The committee reviews the 10-year defense equipment plan annually as part of its role in overseeing how the government spends taxpayers’ money. The committee has consistently cast doubt on the affordability of the ministry’s equipment plans, but the latest report is especially critical.

The 10-year plan, based on financial data from March 31, 2023, saw the ministry allocate an equipment budget of £288.6 billion over the following decade to 2033 — a £46.3 billion rise on the figures presented from 2022.

“However, forecast costs have increased by £65.7 to £305.5 billion, resulting in a £16.9 billion deficit between the MoD’s capability requirements and the available budget,” the committee reported.

Fincantieri in talks to buy Leonardo’s torpedo business, source says

Tom Kington

Italian shipyard Fincantieri is in talks with Italy’s Leonardo to buy the latter’s torpedo unit for €200-€300 million (U.S. $218-326 million), a source with knowledge of the negotiations told Defense News.

The move by Fincantieri reflects the state-controlled yard’s push to beef up its defense business, which currently accounts for 40% of overall revenue; the remainder comes from offshore and cruise ship work.

For more than a decade Leonardo has searched on and off for a buyer or partner for its torpedo unit known as WASS. The company’s primary focus is aircraft, helicopters and high-tech electronics.

A spokesperson for Fincantieri declined to comment for this story.

WASS, which stands for Whitehead Alenia Sistemi Subacquei, traces its origins to Englishman John Whitehead, who developed the world’s first effective self-propelled torpedo in 1875 in Fiume — then part of the Austro-Hungarian empire, and now in Croatia.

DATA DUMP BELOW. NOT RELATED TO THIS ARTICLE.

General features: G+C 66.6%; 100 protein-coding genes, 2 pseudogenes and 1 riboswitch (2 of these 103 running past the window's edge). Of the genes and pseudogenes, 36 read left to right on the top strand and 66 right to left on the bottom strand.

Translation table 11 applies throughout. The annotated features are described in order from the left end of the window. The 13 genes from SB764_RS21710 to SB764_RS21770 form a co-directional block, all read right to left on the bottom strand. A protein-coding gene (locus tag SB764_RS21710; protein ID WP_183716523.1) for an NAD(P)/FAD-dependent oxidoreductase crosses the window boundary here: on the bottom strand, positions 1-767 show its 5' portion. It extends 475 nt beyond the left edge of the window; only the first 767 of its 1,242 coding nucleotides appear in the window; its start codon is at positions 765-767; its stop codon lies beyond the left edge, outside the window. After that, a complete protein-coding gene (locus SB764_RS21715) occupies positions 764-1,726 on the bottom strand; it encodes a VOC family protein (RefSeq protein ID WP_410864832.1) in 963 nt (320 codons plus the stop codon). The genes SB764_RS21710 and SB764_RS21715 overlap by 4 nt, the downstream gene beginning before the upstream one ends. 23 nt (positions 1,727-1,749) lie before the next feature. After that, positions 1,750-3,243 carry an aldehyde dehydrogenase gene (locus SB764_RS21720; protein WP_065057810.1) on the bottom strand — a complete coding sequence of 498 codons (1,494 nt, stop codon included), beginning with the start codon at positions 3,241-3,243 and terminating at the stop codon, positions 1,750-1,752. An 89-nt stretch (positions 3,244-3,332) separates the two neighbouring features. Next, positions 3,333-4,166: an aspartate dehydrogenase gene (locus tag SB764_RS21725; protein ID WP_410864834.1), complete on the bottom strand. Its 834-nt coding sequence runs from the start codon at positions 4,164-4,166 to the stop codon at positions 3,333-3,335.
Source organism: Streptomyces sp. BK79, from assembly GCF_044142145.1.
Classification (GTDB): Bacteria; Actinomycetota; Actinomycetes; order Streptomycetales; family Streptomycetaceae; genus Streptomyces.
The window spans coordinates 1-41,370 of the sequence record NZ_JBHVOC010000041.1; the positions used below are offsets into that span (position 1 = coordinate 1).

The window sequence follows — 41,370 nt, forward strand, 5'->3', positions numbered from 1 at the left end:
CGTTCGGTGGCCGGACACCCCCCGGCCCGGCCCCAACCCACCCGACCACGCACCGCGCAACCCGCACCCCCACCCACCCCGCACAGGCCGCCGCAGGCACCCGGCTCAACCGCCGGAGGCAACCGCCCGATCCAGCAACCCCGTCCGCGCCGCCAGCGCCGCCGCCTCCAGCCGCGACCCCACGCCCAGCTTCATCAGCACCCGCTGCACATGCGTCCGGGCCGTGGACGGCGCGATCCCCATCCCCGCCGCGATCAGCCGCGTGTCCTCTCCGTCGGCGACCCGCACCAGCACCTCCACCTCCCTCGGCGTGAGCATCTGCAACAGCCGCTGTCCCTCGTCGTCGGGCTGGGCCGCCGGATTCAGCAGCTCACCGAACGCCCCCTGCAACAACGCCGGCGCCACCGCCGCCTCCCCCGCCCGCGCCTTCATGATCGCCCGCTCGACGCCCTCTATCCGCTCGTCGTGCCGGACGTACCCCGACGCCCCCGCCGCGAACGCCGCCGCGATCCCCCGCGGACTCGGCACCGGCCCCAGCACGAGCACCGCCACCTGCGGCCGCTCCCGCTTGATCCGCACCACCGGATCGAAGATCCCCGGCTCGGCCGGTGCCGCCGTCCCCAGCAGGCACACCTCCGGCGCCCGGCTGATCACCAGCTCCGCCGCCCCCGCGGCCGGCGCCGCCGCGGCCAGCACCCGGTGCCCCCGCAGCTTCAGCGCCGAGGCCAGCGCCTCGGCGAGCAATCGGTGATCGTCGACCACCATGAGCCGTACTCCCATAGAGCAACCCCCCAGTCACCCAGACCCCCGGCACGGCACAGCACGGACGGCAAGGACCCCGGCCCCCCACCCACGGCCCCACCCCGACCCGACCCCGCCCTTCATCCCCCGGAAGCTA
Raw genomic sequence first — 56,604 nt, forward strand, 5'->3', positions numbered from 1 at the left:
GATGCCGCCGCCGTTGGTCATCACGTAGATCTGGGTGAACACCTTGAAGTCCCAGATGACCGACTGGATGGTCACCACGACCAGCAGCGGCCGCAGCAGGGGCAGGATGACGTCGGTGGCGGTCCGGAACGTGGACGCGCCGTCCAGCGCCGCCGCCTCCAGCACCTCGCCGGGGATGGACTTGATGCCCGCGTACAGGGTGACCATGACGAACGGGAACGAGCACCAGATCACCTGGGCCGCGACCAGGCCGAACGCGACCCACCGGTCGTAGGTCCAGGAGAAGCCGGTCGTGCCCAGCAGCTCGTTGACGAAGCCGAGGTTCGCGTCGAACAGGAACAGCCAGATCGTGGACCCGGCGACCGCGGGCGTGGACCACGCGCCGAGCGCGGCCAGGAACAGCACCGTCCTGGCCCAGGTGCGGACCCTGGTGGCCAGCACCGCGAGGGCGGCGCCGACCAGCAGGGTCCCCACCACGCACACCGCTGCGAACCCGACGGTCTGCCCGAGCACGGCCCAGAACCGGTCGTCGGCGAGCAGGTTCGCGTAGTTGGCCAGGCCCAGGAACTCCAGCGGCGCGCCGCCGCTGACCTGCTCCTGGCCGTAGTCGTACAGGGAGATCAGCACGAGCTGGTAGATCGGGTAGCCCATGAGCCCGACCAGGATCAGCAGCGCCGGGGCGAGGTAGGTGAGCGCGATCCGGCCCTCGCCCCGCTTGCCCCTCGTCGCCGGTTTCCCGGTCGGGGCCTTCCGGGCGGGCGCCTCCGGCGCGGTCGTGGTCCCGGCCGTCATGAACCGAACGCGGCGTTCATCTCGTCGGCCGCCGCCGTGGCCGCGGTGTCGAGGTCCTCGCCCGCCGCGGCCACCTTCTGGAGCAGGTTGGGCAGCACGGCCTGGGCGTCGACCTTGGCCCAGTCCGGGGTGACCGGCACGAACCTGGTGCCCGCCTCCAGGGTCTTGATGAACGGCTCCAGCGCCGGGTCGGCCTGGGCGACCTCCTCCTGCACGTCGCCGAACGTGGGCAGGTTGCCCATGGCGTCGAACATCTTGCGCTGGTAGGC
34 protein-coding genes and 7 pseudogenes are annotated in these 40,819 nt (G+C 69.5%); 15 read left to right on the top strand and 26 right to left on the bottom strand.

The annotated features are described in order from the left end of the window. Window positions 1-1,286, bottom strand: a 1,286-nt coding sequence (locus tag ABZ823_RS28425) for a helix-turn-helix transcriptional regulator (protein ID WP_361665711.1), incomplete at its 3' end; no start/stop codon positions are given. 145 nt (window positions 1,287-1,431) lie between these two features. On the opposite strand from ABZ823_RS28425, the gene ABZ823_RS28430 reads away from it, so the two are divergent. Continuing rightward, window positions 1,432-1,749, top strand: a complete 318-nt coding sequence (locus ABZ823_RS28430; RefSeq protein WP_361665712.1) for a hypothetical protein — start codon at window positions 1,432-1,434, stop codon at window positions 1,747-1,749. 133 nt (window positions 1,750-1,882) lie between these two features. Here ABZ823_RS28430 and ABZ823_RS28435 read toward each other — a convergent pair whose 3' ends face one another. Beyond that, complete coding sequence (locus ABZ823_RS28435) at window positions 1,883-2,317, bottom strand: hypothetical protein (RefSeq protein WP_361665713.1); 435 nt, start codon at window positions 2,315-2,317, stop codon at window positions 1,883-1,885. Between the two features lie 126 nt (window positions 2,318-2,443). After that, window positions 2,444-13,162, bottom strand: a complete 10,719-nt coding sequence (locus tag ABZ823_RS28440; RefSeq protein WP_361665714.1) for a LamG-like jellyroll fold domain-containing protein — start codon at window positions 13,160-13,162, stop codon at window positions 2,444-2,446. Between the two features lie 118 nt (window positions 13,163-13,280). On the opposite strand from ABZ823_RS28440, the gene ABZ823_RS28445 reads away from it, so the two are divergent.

In 1995, WASS became part of the Italian group Finmeccanica, which has since been renamed Leonardo.

Fincantieri CEO Pierroberto Folgiero told Defense News in December he was keen on ramping up his firm’s undersea defense business, a sector the company predicts will be worth €94 billion between 2024 and 2030.

“We will be an integrator, deciding whether to make or buy systems,” Folgiero said at the time, adding that Fincantieri would also harness oil and gas technology for subsea defense needs.

The New Executive Order on Personal Data

James Andrew Lewis

The new Biden administration executive order (EO) to protect Americans’ sensitive personal data is a valuable symbolic act and highlights the long-standing congressional failure to pass national privacy legislation. As the world becomes more data-intensive, the lack of national privacy legislation is a growing foreign policy problem for the United States. The EO attempts to address this, and is also a recognition that the United States has moved into a very intense espionage conflict with Russia and China, where data analytics can play a major role in gaining an intelligence advantage in a globally interconnected digital environment.

The EO sends a clear message, even a stern message, that the United States would prefer that hostile foreign powers do not acquire data on masses of Americans. As the 2024 election approaches, Americans do not want to wake up and find out that there is a Chinese equivalent to the Cambridge Analytica episode, where a British data broker acquired in bulk the personal information of Americans for use in the 2016 election. But the EO’s practical effect is negligible because it is easily circumvented.